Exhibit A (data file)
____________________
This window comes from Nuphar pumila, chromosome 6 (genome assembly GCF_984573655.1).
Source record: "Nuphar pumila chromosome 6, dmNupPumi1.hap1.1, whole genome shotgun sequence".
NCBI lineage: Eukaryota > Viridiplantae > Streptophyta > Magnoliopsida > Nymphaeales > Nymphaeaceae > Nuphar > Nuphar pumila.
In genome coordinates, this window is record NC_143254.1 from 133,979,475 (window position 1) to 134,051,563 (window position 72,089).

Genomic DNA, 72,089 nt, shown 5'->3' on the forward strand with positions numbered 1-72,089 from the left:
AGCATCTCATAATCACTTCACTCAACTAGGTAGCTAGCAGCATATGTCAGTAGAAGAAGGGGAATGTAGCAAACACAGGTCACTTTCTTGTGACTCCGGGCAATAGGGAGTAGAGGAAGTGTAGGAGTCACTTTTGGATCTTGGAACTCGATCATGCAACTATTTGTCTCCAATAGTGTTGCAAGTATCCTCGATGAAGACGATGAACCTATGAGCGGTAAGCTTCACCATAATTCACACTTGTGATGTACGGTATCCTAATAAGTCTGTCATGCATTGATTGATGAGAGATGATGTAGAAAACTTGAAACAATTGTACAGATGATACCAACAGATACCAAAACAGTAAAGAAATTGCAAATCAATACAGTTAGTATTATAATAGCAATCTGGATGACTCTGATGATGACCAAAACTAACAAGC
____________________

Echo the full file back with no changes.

This window comes from Nuphar pumila, chromosome 6 (genome assembly GCF_984573655.1).
Source record: "Nuphar pumila chromosome 6, dmNupPumi1.hap1.1, whole genome shotgun sequence".
NCBI lineage: Eukaryota > Viridiplantae > Streptophyta > Magnoliopsida > Nymphaeales > Nymphaeaceae > Nuphar > Nuphar pumila.
In genome coordinates, this window is record NC_143254.1 from 133,979,475 (window position 1) to 134,051,563 (window position 72,089).

Genomic DNA, 72,089 nt, shown 5'->3' on the forward strand with positions numbered 1-72,089 from the left:
AGCATCTCATAATCACTTCACTCAACTAGGTAGCTAGCAGCATATGTCAGTAGAAGAAGGGGAATGTAGCAAACACAGGTCACTTTCTTGTGACTCCGGGCAATAGGGAGTAGAGGAAGTGTAGGAGTCACTTTTGGATCTTGGAACTCGATCATGCAACTATTTGTCTCCAATAGTGTTGCAAGTATCCTCGATGAAGACGATGAACCTATGAGCGGTAAGCTTCACCATAATTCACACTTGTGATGTACGGTATCCTAATAAGTCTGTCATGCATTGATTGATGAGAGATGATGTAGAAAACTTGAAACAATTGTACAGATGATACCAACAGATACCAAAACAGTAAAGAAATTGCAAATCAATACAGTTAGTATTATAATAGCAATCTGGATGACTCTGATGATGACCAAAACTAACAAGC